He placed his elbows on the table and his face in his hands. "I am so sorry about all of this, Leta Lou. May I call you Leta Lou?"
"Call me anything you like," she said, taking another sip of the steaming liquid.
Edward stood behind Asher and stared at her hair. "I like it."
"Thank you. Back to your groveling, though. Just explain to me when you first knew that you weren't attracted to me any more. Asher here doesn't mind--we've bonded over Folgers, after all, and I have the right to know. Okay?"
"When I realized I was attracted to a man. And you don't really want to know the answer to that time frame."
"Ah. I see." And she did. "So was Asher the first?"
"Yes. Well, the first one I did anything about. Before, I just ignored my feelings or wound up confused, but I never acted on them."
"And did you make love to me any time after you slept with him?" She had to know.
"No. Honestly--no, I didn't."
"He didn't," Asher chimed in. "We were very concerned about our wives."
His face was so sincere in a Nathan Lane sort of way that Leta Lou almost believed him.
"You have to believe us, Leta Lou," Edward said. "But there's nothing for you to be worried about...I mean, he's been tested, and I've..."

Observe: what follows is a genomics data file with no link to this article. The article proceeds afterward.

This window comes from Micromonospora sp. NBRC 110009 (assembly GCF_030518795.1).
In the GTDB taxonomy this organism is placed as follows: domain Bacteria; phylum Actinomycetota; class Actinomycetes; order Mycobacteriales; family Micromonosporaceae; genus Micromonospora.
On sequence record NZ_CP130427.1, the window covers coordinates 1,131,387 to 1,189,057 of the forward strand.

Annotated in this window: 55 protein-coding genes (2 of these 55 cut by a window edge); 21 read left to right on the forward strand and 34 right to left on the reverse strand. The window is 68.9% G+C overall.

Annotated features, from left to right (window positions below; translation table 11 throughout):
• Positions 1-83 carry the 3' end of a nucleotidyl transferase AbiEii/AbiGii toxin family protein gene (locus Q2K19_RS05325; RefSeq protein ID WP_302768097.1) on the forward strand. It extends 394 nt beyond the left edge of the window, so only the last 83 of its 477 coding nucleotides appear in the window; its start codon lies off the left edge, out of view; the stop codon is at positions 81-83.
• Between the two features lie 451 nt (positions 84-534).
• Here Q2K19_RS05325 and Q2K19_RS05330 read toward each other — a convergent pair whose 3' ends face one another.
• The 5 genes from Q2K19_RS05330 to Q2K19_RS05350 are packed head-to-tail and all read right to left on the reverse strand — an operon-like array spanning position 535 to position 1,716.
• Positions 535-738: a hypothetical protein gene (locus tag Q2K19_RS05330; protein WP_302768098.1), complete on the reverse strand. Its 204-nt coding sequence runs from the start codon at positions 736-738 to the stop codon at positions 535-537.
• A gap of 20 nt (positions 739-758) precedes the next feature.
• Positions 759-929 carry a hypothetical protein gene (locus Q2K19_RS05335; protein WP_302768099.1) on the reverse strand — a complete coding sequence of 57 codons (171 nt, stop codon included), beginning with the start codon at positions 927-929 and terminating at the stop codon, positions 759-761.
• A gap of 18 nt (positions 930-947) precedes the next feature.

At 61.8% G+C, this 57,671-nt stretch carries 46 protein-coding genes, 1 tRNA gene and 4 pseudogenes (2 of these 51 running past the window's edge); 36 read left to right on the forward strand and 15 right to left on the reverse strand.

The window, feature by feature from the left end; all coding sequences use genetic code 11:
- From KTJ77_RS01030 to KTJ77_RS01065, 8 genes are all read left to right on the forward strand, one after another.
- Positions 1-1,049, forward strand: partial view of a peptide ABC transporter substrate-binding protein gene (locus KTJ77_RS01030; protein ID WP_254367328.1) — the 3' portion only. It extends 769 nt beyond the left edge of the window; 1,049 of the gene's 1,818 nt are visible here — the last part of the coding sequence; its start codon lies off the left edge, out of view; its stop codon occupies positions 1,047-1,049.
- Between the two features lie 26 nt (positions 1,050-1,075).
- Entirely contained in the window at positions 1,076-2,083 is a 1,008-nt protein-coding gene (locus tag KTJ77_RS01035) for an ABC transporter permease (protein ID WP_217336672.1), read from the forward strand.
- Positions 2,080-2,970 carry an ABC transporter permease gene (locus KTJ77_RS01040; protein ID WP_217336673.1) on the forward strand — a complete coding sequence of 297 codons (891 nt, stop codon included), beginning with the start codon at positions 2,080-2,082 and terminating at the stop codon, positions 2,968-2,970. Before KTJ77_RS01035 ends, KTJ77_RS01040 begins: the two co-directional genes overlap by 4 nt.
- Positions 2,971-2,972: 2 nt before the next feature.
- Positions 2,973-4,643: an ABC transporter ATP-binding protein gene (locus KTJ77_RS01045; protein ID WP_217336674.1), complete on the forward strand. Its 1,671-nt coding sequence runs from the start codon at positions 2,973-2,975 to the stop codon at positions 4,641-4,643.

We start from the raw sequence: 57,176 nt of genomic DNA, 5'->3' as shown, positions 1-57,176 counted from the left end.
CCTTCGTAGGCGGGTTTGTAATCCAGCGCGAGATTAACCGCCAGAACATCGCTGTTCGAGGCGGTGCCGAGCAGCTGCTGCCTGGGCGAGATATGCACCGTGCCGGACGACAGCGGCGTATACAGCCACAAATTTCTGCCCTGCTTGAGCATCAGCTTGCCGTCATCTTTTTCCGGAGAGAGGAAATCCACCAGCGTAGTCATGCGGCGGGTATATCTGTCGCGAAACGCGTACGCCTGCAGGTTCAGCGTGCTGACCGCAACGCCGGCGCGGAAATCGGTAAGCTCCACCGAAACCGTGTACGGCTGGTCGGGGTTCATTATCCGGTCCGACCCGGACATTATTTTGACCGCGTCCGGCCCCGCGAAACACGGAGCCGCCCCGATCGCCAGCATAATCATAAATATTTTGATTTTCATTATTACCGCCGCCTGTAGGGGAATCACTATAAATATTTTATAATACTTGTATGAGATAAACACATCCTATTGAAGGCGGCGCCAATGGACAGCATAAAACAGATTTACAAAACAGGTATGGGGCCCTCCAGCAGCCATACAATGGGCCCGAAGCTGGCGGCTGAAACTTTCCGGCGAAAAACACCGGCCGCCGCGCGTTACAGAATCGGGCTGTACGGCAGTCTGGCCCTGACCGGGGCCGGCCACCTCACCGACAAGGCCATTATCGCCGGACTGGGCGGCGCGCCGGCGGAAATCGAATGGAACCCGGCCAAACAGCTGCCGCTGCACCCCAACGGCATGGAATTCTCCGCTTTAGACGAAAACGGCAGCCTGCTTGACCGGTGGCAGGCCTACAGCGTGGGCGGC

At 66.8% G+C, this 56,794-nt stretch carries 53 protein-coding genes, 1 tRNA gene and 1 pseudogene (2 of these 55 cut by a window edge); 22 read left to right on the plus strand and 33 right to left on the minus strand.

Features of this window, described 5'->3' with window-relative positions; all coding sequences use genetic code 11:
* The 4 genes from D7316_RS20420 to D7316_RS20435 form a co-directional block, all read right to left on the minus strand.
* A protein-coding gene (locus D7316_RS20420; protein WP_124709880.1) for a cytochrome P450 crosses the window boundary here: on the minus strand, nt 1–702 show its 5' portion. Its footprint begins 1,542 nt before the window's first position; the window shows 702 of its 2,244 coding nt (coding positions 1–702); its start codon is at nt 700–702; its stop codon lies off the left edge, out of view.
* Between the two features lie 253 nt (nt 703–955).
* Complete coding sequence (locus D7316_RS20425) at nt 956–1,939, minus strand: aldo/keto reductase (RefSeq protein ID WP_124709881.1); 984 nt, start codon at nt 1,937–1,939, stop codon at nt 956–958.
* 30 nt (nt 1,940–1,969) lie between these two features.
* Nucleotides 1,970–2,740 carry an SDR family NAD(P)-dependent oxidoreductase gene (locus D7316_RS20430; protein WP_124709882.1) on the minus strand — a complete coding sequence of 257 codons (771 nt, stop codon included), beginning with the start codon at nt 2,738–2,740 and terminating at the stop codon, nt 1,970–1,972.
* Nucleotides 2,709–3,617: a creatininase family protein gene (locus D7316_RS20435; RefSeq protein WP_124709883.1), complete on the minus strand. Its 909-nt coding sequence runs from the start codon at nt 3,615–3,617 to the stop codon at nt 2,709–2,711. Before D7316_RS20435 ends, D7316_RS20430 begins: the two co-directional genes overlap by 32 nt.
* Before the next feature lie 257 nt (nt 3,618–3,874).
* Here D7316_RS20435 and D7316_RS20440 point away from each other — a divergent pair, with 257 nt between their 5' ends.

She held up her hands to stop him. "That's all I needed to know."
"Leta Lou, I would never put your life in danger. Or mine. I put a lot of thought into this before I left you. Before I...started this relationship with Asher."
"That's comforting. Really." She wished she was still dopey.
Asher rose and offered his chair to Edward. Turning back to Leta Lou, he held out his hands for her to clasp--not one, but both of them. "You two need to talk some more without me. I just wanted to meet you and to say I'm sorry."
Leta Lou nodded and squeezed his hands then let them go as he smiled and sighed.
Then Edward leaned forward and grasped her hands almost as soon as Asher released them. "Have I ruined things to the point that you and I can't be friends? I know that sounds corny and trite, but you were my best friend for so many years, Leta Lou. The hardest thing about leaving you was leaving my best friend."
All the thunder she'd felt up to that moment dissolved. She wasn't tearful. She was just thankful that a major bridge had been crossed. One that kept them linked while apart. And she was fighting to keep from howling with laugher. This whole meeting with him was so surreal, so La Cage Aux Follies.
They talked for a few more minutes. She told him to fetch Asher, so that she could say goodbye.
Asher was obviously uncomfortable as hell and looked as if he'd been crying, but Leta Lou did her best to put him at ease, to let him know that while she didn't understand and still resented them both, they all needed to get on with their lives, such as they were. They needed to find some way to keep sane and civil to one another.
And when she left, she felt like she'd just given birth to herself, experiencing the same feelings she'd had when she delivered her children. Tired, confused, relieved, wanting ice-cream and needing a massage. But like any birth, once it was over, there was a quiet glory in it, knowing that new life was emerging. Knowing that new possibilities abounded.
And there was a sadness to it, knowing that the pain would be forgotten too soon.